$389,000 to buy a Kiwi dream
RICHARD MEADOWS, JAZIAL CROSSLEY AND KATIE CHAPMAN
House prices have reached new heights, with the median price for a Kiwi home $389,000 - but to buy your dream home for that amount, you may need to move to Oamaru.
Latest data from the Real Estate Institute shows the national median house price reached a record $389,000 last month, up almost 10 per cent from the previous year.
But value for that asking price varies widely around New Zealand, with the same budget yielding a two-bedroom unit in Auckland's Mt Eden or a five-bedroom, two-bathroom home on a quarter-acre section in Oamaru.
And Wellington buyers looking to live in the central city will have "very little" to choose from at that price, a real estate agent warns.
The institute figures, issued yesterday, showed 74,000 houses were sold in 2012 - a 21 per cent rise from 2011 and the highest annual total since 2007.
Institute chief executive Helen O'Sullivan said the Auckland and Canterbury/Westland regions were the key drivers last year, accounting for more than half the real estate activity.
"The strength of these two regions is starting to spill over into other parts of the country, with Central Otago Lakes and Wellington both seeing more invigorated markets, particularly in terms of sales volumes."
Wellington's market remained subdued, with just 0.6 per cent growth, but house prices continued to rise, with the region's median price reaching $407,500 last month.
That was 5.3 per cent up from 2011 - with prices steadily climbing about $2000 each month in the last quarter of 2012.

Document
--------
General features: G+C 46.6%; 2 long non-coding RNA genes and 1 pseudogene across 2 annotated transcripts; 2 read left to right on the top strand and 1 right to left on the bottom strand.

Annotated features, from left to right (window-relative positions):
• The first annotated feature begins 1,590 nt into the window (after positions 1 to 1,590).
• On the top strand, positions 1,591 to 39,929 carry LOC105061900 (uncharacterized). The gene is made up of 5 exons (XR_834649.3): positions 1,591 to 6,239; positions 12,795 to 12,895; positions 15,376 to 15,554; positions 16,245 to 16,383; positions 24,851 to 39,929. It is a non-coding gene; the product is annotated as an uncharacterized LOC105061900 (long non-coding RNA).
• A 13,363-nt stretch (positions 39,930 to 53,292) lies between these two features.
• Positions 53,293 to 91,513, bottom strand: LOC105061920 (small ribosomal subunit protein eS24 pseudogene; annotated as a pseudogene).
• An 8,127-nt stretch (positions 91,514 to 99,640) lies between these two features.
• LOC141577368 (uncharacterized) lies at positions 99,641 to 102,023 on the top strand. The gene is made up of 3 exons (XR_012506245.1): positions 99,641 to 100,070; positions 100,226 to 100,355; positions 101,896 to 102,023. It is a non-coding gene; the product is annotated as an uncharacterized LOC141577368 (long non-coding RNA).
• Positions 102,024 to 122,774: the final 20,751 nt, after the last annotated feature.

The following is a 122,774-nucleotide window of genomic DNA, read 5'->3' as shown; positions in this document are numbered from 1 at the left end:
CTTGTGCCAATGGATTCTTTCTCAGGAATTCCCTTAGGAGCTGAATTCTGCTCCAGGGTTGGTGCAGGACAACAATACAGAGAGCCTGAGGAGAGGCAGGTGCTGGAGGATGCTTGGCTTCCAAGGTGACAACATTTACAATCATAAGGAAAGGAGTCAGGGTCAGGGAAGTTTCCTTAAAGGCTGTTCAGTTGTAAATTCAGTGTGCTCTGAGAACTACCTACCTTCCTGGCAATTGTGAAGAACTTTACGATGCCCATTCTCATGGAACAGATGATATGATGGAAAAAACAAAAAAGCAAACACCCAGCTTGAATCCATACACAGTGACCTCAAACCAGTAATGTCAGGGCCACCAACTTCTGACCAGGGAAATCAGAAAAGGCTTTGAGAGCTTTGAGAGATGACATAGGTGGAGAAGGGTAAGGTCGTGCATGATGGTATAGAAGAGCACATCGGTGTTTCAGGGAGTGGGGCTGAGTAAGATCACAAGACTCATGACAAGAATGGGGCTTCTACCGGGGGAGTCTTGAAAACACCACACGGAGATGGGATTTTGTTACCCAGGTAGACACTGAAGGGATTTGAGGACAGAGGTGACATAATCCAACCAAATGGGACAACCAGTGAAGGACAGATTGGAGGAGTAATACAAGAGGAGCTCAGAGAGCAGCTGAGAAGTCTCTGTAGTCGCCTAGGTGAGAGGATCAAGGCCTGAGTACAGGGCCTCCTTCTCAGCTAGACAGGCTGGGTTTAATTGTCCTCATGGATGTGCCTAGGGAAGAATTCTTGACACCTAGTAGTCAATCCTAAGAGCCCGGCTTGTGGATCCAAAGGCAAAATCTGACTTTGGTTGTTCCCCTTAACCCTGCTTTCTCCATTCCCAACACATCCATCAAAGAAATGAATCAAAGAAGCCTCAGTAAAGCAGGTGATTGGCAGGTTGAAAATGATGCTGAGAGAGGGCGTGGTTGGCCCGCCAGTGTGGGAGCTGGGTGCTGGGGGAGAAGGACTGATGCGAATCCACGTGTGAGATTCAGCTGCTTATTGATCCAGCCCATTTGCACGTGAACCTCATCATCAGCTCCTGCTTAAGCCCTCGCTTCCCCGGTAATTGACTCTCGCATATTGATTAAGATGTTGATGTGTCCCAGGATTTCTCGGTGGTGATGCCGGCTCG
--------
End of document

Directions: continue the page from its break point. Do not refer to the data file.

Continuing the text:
"We're not expecting it to take off like it has in Auckland," said the institute's Wellington spokesman, Euon Murrell.
"Wellington has always been steady and consistent and we hope that will be maintained."
Mr Murrell, a Tommy's real estate agent, said there had been positive signs in the January market so far.
"Things are happening, so at this stage it is an indication there is a lift out there.
"In general there is an increase in the number of people coming to open homes."
Homes in the eastern suburbs, such as Miramar, and central city fringe areas appeared the most popular with buyers.
But RE/MAX Wellington manager Stephen Platt said while $389,000 may be affordable - with many buyers in that price range at the moment - choice would be limited in Wellington.
That price would buy a "reasonable-quality three-bedroom home in the Johnsonville or Newlands area - basic without being stunning".
In the more popular central and eastern suburbs "you might get a townhouse, but you'd struggle", he said.
Property listings on Trade Me also showed a wide variation in options at that price.
Suburbs such as Seatoun had no houses listed in the $100,000 to $400,000 category, while a two-bedroom unit in Miramar compares with a three-bedroom, two-bathroom home in Upper Hutt.
New Zealand's rural areas provided the best value, with a five-bedroom property in Oamaru and a four-bedroom Milton home on an 8094-square-metre section available for the same price.
Professor Bob Hargreaves, of Massey University's real estate analysis unit, said while strong competitive markets in Auckland and Christchurch had made housing less affordable in those markets, across the rest of the country competitive interest rates were working in buyers' favour.
The regions with the highest December price lift were Nelson/Marlborough, up 8.3 per cent, Central Otago Lakes, 5.9 per cent, and Taranaki, 5.4 per cent.
Hawke's Bay prices eased by 7.9 per cent in December, Southland by 5.1 per cent, and Otago by 4.1 per cent.
Across the whole country the total value of residential sales was $2.73 billion in December, up from $2.32b in December 2011. The total value of residential sales for all of 2012 was $33.95b.
- © Fairfax NZ News